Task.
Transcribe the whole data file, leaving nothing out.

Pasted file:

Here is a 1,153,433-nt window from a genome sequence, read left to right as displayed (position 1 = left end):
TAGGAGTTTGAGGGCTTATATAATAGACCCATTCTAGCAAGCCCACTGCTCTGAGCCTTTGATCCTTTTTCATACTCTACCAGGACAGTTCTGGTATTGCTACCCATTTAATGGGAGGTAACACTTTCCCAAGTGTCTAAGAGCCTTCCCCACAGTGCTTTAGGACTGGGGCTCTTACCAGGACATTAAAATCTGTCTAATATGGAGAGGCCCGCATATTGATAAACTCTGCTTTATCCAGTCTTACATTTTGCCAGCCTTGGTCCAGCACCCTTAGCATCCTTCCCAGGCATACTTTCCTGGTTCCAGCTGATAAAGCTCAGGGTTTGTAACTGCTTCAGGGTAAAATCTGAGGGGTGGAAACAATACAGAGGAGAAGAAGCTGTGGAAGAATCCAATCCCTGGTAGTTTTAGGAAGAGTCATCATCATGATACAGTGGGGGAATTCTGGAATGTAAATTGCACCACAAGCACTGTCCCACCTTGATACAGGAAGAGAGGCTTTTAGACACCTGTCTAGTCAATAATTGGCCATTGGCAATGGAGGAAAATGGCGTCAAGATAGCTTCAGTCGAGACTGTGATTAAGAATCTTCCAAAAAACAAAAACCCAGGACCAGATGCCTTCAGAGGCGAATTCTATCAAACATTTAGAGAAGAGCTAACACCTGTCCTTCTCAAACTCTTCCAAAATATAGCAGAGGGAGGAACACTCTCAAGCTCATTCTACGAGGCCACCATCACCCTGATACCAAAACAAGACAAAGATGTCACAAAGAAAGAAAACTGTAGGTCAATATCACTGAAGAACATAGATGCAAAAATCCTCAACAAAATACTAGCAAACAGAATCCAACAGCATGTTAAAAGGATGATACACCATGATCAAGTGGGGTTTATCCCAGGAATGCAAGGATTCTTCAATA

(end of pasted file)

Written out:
Here is a 1,153,433-nt window from a genome sequence, read left to right as displayed (position 1 = left end):
TAGGAGTTTGAGGGCTTATATAATAGACCCATTCTAGCAAGCCCACTGCTCTGAGCCTTTGATCCTTTTTCATACTCTACCAGGACAGTTCTGGTATTGCTACCCATTTAATGGGAGGTAACACTTTCCCAAGTGTCTAAGAGCCTTCCCCACAGTGCTTTAGGACTGGGGCTCTTACCAGGACATTAAAATCTGTCTAATATGGAGAGGCCCGCATATTGATAAACTCTGCTTTATCCAGTCTTACATTTTGCCAGCCTTGGTCCAGCACCCTTAGCATCCTTCCCAGGCATACTTTCCTGGTTCCAGCTGATAAAGCTCAGGGTTTGTAACTGCTTCAGGGTAAAATCTGAGGGGTGGAAACAATACAGAGGAGAAGAAGCTGTGGAAGAATCCAATCCCTGGTAGTTTTAGGAAGAGTCATCATCATGATACAGTGGGGGAATTCTGGAATGTAAATTGCACCACAAGCACTGTCCCACCTTGATACAGGAAGAGAGGCTTTTAGACACCTGTCTAGTCAATAATTGGCCATTGGCAATGGAGGAAAATGGCGTCAAGATAGCTTCAGTCGAGACTGTGATTAAGAATCTTCCAAAAAACAAAAACCCAGGACCAGATGCCTTCAGAGGCGAATTCTATCAAACATTTAGAGAAGAGCTAACACCTGTCCTTCTCAAACTCTTCCAAAATATAGCAGAGGGAGGAACACTCTCAAGCTCATTCTACGAGGCCACCATCACCCTGATACCAAAACAAGACAAAGATGTCACAAAGAAAGAAAACTGTAGGTCAATATCACTGAAGAACATAGATGCAAAAATCCTCAACAAAATACTAGCAAACAGAATCCAACAGCATGTTAAAAGGATGATACACCATGATCAAGTGGGGTTTATCCCAGGAATGCAAGGATTCTTCAATA